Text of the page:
It all started mid-last year when I made the mistake of catching up with my ex-boyfriend from uni. He said he needed help with his divorce. I referred him to a family lawyer friend, and he said he would like to catch up for coffee to thank me. I discovered he had become a polyamorist life coach (like me, he was once a banking lawyer...) Obviously, we have taken very different paths in life. Anyway, I started to wonder what would happen if someone with those kinds of ideas commanded a society, and what the implications for women would be.

About two weeks after that, I had a very strange dream with the three main characters and one side character in it (complete with names). It was apparently taking place in an abandoned underground railway system in tunnels, and two of the characters were attempting to escape.

I wrote three chapters of the story while I was recuperating from a hernia operation. I showed them to three friends, and they said, "More, more!" A friend's husband who read a very early draft has described it as Margaret Attwood combined with Robert Heinlein (a very strange combination). I'm happy to send the present draft of volume 1 to you both (warning: it's now 110,000 words). I've absolutely no idea whether it would be to your taste, but I'm sure you would very much "hear" my voice in it!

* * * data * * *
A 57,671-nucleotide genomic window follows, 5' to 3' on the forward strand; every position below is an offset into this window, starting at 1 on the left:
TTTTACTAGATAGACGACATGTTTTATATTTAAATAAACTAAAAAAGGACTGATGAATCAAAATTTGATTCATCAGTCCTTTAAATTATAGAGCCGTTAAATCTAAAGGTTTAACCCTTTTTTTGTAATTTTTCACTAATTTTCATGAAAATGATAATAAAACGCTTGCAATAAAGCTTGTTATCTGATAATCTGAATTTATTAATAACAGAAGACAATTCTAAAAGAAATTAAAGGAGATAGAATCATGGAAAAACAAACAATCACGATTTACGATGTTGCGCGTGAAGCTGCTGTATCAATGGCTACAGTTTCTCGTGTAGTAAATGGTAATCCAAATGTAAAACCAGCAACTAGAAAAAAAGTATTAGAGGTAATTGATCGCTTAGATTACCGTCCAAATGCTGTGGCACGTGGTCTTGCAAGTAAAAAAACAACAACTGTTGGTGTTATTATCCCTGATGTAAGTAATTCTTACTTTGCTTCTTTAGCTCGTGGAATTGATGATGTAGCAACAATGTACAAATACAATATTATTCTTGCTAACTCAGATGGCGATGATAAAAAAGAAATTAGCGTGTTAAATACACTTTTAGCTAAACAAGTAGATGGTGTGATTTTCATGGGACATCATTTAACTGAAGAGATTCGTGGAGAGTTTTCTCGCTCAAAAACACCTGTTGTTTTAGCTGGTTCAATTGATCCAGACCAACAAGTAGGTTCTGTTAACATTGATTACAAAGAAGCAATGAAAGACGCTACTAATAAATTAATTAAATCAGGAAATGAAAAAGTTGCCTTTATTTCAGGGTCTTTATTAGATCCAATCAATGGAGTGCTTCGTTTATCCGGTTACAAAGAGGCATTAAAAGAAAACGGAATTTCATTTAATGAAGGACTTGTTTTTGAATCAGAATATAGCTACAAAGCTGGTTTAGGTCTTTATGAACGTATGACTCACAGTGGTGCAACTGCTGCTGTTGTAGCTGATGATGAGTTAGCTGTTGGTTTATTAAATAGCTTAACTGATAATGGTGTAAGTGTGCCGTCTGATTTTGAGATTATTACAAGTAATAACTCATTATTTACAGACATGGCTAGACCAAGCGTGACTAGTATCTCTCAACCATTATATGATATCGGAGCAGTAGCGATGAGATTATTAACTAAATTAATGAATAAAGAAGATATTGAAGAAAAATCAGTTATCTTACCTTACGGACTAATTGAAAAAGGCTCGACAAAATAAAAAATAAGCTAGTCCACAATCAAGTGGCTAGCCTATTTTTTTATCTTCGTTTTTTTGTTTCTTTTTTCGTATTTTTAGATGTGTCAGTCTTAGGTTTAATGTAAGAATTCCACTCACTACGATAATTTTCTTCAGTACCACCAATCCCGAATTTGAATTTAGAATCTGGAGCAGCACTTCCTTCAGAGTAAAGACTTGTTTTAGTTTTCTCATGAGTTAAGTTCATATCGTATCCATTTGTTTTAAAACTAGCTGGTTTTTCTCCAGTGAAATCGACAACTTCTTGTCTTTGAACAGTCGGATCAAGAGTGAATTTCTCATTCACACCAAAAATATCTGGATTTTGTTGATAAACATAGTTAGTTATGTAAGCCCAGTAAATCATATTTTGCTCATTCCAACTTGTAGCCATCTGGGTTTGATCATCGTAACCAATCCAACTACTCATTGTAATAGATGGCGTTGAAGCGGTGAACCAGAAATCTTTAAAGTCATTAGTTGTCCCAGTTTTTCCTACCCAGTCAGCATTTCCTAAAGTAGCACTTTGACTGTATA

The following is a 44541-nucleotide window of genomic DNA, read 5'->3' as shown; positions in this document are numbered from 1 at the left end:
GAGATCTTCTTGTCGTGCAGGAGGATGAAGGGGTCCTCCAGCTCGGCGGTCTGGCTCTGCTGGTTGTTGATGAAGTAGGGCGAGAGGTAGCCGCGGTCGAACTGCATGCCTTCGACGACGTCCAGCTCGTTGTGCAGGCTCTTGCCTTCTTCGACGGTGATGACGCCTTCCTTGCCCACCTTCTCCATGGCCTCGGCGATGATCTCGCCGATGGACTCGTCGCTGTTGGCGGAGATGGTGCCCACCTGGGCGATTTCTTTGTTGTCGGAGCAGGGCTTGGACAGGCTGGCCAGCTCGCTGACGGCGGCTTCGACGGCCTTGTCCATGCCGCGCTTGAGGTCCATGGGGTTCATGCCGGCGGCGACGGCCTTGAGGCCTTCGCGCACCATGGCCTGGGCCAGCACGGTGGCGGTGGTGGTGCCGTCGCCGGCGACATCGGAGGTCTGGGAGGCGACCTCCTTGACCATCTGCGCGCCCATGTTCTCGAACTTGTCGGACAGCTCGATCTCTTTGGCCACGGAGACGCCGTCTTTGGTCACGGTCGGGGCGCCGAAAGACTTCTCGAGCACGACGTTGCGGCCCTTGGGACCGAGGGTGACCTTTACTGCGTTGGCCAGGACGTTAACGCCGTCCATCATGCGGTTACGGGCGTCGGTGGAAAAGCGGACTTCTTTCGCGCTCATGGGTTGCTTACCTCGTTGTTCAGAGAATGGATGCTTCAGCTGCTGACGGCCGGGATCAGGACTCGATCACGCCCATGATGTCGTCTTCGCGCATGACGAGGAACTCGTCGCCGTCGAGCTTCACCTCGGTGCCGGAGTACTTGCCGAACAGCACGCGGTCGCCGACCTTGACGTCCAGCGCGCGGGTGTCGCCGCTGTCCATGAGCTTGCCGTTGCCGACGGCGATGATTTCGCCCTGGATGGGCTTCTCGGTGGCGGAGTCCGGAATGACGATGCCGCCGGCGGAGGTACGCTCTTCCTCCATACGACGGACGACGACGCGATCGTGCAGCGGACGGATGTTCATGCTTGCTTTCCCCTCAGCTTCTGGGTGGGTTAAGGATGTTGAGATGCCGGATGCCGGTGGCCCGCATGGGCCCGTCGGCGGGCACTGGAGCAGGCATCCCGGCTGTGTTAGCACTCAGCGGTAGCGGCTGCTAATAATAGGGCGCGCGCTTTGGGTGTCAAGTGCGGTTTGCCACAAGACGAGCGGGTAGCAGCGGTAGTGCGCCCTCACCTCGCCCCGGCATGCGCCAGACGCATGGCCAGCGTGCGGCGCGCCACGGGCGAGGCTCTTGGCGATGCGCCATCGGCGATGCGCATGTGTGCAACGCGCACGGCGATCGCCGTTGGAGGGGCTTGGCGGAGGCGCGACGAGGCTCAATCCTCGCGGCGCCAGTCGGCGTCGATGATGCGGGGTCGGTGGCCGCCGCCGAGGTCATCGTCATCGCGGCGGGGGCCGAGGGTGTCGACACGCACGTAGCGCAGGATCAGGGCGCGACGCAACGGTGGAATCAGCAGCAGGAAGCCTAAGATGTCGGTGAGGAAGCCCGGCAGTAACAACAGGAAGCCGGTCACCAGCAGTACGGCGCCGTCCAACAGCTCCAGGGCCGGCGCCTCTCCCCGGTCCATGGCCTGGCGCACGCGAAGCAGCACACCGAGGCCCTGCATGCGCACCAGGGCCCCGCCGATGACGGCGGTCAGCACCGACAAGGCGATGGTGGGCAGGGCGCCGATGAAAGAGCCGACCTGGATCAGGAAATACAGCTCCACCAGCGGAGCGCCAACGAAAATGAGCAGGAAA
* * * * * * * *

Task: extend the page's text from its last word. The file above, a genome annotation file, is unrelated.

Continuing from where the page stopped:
Anonymous said...


Yes please LE, but two thoughts occurred to me while reading this:

1) sounds a bit Mad Max-ish?

2) he had become a polyamorist life coach (like me, he was once... - isn't correct punctuation (particularly brackets) important :)


Jim Belshaw said...

Hi LE. I would love a copy! That's a fascinating description of the writing process, by the way. Unless I get a move-on, I fear that both you and Clare are going to eat me to publication! James, get on with it!

Rummuser said...

You should make a habit of seeing Hindi films Jim. Some really remarkable films are coming out of Bollywood now. You will see how many I have reviewed in my blog.

Jim Belshaw said...

Hi Ramana. I should. I tend to read your reviews on an individual basis. Hadn't thought to look at the overall pattern. I will do so now!